We’ve reached the time of year where many of our athletes begin leaving for college. Some have been with us for years, and going to play a college sport is the fulfillment of a dream they began working towards many years ago. They are field hockey, ice hockey, track, football, and baseball players but are united with the knowledge that they worked as hard and as wisely as they possibly could to prepare for this moment.
But did they all reach such a high level, while other fell to the wayside, by luck? Was it simply their work ethic? According to author Gary Keller, who wrote ‘The One Thing‘, probably not
One thing this group has in common is they think big, a trait Keller believes is necessary for high achievement.
He states, ‘Don’t fear big. Fear mediocrity. Fear waste. When we fear big we either consciously or unconsciously work against it. We either run towards lesser outcomes and opportunities or we simply run away from the big ones.
If courage isn’t the absence of fear, but moving past it, then thinking big isn’t the absence of doubts, but moving past them.’
Over and over we see that the kids who start with big dreams and are willing to do the work necessary get to the highest levels.
Consider the 12 year old who started with us nearly a decade ago. Back then he was just another good athlete training with his friends, but he was extremely dedicated and always believed he could go as far as his work ethic and energy could take him.
Last week he left us to start his 2nd season as a professional hockey player in Finland, playing on a top line for one of the better teams in Europe.
Many times we put limits on our own expectations and never reach the heights we could reach by ‘Winning the Day’ and believing anything is possible If we win enough of them.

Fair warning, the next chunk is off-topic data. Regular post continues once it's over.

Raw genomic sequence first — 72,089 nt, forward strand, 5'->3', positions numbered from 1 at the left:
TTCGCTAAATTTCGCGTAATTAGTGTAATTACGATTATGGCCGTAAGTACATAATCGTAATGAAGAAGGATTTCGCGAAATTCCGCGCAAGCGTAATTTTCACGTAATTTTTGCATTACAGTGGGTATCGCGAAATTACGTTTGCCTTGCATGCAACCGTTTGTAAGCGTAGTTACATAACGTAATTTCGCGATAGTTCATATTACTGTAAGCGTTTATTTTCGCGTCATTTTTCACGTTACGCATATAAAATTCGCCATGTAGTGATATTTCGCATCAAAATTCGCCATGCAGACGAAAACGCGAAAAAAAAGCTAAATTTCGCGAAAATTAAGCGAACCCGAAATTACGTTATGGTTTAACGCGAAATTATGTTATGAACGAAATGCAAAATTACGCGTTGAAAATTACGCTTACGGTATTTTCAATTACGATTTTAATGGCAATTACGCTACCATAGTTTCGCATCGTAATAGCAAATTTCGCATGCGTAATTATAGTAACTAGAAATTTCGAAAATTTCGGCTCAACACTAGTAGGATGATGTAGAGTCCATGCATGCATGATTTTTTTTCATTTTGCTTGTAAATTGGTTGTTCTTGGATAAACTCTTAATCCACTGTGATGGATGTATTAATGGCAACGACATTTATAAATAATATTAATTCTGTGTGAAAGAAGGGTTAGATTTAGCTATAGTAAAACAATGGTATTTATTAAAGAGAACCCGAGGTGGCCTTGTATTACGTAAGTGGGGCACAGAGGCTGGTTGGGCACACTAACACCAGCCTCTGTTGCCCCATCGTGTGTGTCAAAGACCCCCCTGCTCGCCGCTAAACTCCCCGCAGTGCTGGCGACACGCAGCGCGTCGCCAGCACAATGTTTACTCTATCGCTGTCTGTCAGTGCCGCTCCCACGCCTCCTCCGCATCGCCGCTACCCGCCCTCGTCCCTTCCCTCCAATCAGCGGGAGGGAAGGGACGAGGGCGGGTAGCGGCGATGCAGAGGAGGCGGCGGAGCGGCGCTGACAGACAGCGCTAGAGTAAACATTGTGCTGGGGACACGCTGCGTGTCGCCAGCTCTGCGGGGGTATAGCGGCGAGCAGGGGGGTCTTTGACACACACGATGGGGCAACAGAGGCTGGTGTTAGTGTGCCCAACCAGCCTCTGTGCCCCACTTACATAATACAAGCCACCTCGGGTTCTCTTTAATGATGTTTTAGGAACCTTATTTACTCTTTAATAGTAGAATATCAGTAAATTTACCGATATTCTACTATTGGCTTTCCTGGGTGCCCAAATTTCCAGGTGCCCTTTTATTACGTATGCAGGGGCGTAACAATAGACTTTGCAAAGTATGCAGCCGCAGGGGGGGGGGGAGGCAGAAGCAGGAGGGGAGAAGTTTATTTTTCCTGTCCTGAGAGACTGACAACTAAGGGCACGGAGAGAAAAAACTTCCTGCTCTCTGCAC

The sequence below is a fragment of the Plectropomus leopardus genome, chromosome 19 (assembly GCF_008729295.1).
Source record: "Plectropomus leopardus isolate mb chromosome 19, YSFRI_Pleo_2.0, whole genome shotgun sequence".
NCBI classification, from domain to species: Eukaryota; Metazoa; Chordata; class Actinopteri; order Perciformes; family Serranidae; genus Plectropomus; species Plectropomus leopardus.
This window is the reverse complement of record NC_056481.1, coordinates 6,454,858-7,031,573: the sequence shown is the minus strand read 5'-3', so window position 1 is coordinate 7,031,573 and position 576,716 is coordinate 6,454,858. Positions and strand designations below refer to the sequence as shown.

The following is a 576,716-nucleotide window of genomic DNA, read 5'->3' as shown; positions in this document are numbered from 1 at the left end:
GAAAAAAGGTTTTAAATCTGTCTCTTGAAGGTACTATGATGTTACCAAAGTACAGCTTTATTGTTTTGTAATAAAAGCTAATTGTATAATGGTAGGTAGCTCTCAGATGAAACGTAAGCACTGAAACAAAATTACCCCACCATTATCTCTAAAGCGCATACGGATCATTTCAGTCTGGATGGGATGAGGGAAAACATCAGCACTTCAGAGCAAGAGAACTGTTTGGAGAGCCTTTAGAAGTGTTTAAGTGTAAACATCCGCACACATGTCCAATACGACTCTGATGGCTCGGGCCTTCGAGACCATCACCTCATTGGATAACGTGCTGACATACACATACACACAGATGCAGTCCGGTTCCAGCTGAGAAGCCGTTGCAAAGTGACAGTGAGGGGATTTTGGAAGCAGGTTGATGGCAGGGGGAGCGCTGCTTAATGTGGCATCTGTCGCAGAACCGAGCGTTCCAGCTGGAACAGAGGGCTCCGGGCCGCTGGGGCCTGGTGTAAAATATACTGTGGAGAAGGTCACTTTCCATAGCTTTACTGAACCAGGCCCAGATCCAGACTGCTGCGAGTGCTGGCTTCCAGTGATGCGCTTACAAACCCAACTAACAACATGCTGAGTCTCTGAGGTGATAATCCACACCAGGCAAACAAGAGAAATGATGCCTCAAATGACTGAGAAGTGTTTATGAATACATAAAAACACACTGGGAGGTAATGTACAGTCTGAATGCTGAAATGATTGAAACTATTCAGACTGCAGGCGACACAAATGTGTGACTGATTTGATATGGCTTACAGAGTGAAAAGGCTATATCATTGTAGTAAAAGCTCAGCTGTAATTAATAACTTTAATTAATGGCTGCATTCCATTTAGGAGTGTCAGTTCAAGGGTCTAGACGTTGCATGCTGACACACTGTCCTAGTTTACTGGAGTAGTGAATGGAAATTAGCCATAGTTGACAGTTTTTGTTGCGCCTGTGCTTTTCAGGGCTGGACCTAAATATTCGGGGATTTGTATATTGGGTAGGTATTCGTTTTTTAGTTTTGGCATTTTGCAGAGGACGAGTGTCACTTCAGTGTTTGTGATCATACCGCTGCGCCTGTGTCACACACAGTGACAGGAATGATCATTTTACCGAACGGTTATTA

Why do so many young athletes do this?
Keller reasons that a fear of failure plays a huge part in why so many of us, kids especially, do not think big.
Keller offers this advice:
‘Don’t fear failure. It’s as much a part of your journey to extraordinary results as success.
In fact, it would be accurate to say we fail our way to success. When we fail, we stop, ask what we need to do to succeed, learn from our mistakes, and grow.
Don’t be afraid to fail, because you’ll go nowhere without it.’
Another of our athletes spent the last year recovering from Tommy John surgery, which for a baseball pitcher like him could mean you never pitch again. After a decorated high school career and experiencing the joy of being drafted by a major league team, his future at that point was likely to end in failure.
So did he give up in the face of this monumental setback?
No chance. He went through his rehab, spent 6 months getting in the best shape of his life, and is off to play college baseball for a new team this upcoming year.
He kept thinking big even when it seemed unlikely, and because of that he put himself back on track to success.
Last week we discussed Winning The Day and how to work every day to get a little better. But to do so you’ll have to have a reason, and that means thinking big.
We are extremely fortunate to have not only those two athletes here, but literally hundreds more whose stories are just as impressive. If those younger kids continue to do what our older role models have done, who knows how far they will go?